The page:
Development politics aiming to empower working poor must take center stage in India
Eminent jurists, administrators, labour experts and development activists on 30 September in Patna averred that the development politics aiming to empower the working poor needs to take center stage in India. They maintained that the success of any policy or law depend upon how it triggers organizing among the people and how the governance structures implement it. They agreed that the governance bodies did need to take riddance of their anti-poor bias and become responsive and accountable to those millions of toiling population who contribute so much to the society and the economy, but remain marginalized.
The experts and the rights activists were taking part in a consultation on ‘ Legislative Developments in favour of Street Vendors: Remembering the Struggles and Celebrating the Gains’ organized by the National Association of Street Vendors of India (NASVI) and Nidan at hotel Pataliputra Ashok in the state capital of Bihar.
The National Advisory Council (NAC) member and renowned social security expert Mirai Chatterjee and SEWA national coordinator Renana Jhabvala were felicitated in the consultation for their contribution to the causes of street vendors and sustained support to the NASVI.
The consultation was organized in the backdrop of the Lok Sabha passing the much awaited Street Vendors (Protection of Livelihood and Regulation of Street Vending) Bill early this month and the subsequent order of the Supreme Court of India directing all state governments and the UT administrators to ensure formation of Town Vending Committee (TVC) within two months and registration of all street vendors within four months.
Addressing the consultation the National Advisory Council (NAC) member and labour rights expert Mirai Chatterjee said that inclusiveness embodied in itself the elements of economic, social and political empowerment of the working poor. “The economic growth strategies often falter and fail as those do not integrate the poor and vulnerable in economic planning and development”, she said.
Ms. Chatterjee elaborated on how the NAC took up the issue of central legislation for street vendors, recommended to the government to bring in such legislation and provided key inputs to the Ministry of Housing and Urban Poverty Alleviation during the course of drafting the bill.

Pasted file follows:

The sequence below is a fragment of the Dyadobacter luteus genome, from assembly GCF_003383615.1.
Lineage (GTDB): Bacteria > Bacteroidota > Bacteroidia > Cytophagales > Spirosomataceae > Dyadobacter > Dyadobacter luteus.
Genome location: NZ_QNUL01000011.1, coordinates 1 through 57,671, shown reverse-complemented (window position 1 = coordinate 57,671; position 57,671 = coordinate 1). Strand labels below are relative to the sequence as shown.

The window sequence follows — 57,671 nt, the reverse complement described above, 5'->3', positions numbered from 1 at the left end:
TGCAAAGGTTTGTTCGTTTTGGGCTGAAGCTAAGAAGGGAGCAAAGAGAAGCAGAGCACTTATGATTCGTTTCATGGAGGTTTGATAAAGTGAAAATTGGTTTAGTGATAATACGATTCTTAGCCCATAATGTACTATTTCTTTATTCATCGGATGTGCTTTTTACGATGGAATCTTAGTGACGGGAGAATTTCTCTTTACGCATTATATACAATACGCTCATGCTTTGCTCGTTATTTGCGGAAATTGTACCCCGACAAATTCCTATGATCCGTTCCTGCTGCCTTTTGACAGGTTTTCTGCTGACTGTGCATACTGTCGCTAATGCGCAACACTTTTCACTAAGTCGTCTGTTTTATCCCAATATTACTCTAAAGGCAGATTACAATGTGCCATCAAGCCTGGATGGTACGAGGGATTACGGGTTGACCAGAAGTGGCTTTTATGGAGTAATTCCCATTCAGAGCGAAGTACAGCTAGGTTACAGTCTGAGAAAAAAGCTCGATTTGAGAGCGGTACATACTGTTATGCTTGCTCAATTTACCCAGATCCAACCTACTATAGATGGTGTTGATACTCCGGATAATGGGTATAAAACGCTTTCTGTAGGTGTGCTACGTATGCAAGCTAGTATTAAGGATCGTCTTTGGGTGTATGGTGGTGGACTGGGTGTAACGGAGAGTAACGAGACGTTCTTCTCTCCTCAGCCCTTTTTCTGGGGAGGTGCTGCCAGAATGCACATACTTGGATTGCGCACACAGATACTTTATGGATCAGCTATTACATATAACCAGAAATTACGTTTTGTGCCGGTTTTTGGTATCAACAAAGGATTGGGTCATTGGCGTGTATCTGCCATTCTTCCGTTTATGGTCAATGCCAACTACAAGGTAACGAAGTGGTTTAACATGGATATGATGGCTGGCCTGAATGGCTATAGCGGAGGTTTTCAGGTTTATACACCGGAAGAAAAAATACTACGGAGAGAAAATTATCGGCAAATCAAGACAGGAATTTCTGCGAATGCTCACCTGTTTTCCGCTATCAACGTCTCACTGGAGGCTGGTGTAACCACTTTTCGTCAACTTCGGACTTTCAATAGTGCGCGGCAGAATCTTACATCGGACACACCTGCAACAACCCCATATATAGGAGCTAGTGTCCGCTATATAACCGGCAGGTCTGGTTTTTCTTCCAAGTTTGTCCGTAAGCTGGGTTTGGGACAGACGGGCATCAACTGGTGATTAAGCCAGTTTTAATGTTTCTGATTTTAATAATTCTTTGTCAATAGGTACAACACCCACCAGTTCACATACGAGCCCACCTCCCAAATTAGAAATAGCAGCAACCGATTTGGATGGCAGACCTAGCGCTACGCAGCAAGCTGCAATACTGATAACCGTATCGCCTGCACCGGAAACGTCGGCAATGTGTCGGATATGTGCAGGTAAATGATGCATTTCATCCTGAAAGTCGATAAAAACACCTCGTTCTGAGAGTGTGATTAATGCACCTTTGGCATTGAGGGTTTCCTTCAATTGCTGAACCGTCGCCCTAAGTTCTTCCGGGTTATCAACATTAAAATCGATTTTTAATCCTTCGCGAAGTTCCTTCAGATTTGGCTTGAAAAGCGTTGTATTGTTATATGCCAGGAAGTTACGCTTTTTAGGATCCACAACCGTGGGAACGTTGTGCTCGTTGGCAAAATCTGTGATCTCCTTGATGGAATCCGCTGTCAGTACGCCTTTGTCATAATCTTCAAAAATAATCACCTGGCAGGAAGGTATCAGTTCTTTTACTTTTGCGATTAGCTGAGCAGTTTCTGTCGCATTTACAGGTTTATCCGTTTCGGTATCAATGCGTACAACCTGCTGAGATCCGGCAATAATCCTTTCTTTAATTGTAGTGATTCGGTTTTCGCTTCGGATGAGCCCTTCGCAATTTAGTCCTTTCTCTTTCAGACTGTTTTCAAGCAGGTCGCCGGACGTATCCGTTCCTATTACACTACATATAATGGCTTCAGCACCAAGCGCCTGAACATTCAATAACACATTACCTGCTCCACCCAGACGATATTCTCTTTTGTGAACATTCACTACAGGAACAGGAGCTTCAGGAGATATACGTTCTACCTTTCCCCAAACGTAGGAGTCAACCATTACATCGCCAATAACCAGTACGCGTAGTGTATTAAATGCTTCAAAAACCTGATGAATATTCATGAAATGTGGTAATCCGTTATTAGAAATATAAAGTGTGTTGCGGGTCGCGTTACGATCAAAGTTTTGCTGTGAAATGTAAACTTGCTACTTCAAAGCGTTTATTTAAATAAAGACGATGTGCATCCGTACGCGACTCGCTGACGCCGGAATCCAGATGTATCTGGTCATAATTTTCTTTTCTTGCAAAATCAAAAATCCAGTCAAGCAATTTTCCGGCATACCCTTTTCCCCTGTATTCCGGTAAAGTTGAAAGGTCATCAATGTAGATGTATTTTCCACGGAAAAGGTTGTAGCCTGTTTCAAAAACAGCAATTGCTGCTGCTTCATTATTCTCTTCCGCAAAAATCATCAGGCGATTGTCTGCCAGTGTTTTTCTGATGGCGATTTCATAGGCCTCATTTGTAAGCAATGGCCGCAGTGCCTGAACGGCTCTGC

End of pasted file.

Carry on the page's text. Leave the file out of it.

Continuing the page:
Eminent informal workers rights campaigner and SEWA Bharat president Renana Jhabvala shared on the efforts for reclaiming the rights of street vendors and the history of jurisprudence related to street vending in India.
Describing central legislation for street vendors as a ‘ legislative bulwark against the reign of terror unleashed by the police across cities and towns’ NASVI national coordinator Arbind Singh hailed the passage of the street vendors bill in the Lok Sabha and the landmark order of the apex court.
He said, “Once enacted, the legislation would go a long way changing the faces of Indian cities and towns. The cities are changing rapidly and several opportunities are coming up. Once legalized and protected, the street vendors also would be able to avail those opportunities as they too have equal stakes in missions of development and democracy.”
“The institutionalized participatory planning mandated by the law would not just bring succour to the street vendors, but also show the path for bringing positive change in the lives of other sections of urban poor”, Mr. Singh added.
Several government functionaries, lawyers, academicians, labour experts, development sector representatives and a group of leading journalists of Bihar including the chairperson of state human rights commission justice SN Jha, labour commissioner SK Sinha, executive director of Rashtriya Mahila Kosh and former director of Mission Convergence, Delhi Rashmi Singh, economists PP Ghosh and NK Chaudhary, principal of Patna Law College RK Verma, professor VK Lal, Rajeshwar Mishra, PK Praveen of Oxfam, Sanjay Kumar of SEWA Bharat, Pranav K Chaudhary and Faizan Ahmed of Times of India and Dipak Mishra of Telegraph also joined the consultation and exchanged their views on several issues of development, jurisprudence and rights of street vendors and other sections of informal workers.
The consultation was presided over by trade unionist and NASVI vice president Chandraprakash Singh.
Among those who joined the consultation include NASVI program manager Ranjit Abhigyan, Nidan Bihar head Ratnish Verma and Nidan program managers Rakesh Tripathi, Sanjay Kumar, Neeta Mishra and Sonal Sinha.
Street vendor leaders of several parts of Bihar also participated in the consultation and shared their issues and stories with administrators and academicians.